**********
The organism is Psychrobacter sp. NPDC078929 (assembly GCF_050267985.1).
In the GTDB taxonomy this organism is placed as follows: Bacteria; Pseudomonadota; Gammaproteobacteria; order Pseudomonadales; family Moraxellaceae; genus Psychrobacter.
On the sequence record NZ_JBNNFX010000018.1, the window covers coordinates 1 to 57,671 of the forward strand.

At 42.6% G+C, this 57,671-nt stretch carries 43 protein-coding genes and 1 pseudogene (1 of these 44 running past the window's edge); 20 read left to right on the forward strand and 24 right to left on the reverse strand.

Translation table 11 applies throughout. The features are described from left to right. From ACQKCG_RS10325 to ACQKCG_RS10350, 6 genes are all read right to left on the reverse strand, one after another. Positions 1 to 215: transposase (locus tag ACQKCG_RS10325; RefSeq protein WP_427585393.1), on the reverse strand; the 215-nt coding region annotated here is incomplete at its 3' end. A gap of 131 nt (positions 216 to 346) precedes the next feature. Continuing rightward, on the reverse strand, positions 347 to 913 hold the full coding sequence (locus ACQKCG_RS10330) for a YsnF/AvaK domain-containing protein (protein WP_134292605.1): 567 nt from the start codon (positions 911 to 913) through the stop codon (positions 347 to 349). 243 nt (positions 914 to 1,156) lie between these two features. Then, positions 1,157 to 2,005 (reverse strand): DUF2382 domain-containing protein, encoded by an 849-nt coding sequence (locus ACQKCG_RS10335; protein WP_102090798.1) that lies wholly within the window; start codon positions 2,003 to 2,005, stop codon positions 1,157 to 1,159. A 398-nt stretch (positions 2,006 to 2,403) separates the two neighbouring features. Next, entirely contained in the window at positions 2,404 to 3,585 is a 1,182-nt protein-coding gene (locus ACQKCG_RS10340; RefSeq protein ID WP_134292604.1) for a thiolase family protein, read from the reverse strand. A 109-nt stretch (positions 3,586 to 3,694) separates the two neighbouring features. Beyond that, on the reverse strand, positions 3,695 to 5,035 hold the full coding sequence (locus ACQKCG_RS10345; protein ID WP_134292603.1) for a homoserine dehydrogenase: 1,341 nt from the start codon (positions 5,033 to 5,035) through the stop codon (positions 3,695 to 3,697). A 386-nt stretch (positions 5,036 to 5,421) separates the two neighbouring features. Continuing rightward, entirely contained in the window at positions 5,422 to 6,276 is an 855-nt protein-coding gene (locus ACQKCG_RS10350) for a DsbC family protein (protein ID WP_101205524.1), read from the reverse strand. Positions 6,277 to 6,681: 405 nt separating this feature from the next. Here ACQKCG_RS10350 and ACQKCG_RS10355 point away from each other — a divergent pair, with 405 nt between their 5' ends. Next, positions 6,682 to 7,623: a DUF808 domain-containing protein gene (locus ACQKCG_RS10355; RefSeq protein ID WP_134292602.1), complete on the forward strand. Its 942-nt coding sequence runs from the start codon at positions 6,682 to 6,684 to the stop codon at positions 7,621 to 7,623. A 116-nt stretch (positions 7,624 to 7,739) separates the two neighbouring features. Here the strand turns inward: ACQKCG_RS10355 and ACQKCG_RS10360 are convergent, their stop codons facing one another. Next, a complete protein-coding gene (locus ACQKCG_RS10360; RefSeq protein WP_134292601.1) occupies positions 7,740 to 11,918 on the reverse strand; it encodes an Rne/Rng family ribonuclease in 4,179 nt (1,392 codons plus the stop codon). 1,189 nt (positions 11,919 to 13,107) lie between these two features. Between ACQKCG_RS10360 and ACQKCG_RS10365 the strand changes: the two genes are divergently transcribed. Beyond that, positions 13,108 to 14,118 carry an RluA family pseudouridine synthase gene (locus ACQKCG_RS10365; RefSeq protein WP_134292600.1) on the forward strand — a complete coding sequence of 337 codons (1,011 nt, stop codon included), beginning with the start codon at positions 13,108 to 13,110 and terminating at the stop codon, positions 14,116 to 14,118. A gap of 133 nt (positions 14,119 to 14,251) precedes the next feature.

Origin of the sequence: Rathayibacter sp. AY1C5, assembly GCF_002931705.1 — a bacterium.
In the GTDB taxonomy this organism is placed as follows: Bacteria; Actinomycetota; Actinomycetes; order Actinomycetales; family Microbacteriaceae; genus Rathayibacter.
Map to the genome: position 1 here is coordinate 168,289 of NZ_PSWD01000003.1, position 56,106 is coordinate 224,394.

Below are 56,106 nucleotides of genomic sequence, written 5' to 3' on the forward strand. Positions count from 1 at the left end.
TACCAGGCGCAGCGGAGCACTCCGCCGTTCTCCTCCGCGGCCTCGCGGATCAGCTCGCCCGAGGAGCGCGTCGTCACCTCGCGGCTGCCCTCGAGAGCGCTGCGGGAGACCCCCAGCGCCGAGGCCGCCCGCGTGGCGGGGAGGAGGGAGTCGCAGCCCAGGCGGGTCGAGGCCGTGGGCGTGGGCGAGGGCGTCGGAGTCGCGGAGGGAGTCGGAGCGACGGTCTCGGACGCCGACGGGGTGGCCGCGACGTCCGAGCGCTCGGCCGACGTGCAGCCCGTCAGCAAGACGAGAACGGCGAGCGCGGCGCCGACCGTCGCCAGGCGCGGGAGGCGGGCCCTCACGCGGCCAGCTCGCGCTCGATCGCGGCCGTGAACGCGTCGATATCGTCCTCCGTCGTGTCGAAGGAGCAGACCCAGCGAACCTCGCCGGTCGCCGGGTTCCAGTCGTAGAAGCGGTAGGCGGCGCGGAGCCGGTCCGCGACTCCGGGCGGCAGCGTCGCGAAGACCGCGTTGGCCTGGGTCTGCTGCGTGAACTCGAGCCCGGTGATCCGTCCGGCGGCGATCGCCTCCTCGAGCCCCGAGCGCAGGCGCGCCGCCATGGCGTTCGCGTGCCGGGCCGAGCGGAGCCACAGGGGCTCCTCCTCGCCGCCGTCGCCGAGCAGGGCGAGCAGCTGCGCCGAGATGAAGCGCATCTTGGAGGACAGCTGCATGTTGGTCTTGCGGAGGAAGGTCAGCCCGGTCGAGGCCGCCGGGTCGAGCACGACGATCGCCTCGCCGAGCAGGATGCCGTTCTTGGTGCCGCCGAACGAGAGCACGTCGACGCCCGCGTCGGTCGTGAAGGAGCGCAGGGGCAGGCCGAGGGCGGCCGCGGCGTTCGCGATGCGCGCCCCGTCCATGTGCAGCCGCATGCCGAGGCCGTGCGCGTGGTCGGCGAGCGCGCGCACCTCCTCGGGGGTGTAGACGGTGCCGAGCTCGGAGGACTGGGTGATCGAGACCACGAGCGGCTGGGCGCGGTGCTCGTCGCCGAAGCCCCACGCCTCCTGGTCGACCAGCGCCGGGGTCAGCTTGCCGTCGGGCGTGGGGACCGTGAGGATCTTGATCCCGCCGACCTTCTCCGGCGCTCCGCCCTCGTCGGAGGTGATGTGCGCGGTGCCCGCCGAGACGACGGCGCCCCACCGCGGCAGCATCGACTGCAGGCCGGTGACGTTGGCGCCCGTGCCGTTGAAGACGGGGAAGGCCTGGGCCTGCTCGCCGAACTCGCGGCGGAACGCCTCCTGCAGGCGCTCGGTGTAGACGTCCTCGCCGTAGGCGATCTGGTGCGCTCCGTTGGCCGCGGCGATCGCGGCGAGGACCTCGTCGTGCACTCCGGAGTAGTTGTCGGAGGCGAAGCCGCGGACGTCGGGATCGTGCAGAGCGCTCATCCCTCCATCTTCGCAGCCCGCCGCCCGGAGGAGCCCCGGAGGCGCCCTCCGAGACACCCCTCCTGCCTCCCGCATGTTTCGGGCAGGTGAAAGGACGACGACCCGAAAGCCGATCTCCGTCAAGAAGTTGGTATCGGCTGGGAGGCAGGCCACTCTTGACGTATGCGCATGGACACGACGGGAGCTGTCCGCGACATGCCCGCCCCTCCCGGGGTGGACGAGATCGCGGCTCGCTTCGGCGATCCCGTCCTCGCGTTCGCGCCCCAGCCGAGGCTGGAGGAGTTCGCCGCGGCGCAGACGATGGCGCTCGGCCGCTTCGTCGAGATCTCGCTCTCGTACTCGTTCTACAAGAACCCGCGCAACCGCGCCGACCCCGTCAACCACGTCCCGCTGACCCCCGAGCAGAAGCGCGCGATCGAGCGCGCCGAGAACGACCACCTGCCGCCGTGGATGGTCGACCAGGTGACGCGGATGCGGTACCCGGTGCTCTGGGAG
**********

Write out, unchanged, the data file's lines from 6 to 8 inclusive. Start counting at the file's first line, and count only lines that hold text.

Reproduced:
Origin of the sequence: Rathayibacter sp. AY1C5, assembly GCF_002931705.1 — a bacterium.
In the GTDB taxonomy this organism is placed as follows: Bacteria; Actinomycetota; Actinomycetes; order Actinomycetales; family Microbacteriaceae; genus Rathayibacter.
Map to the genome: position 1 here is coordinate 168,289 of NZ_PSWD01000003.1, position 56,106 is coordinate 224,394.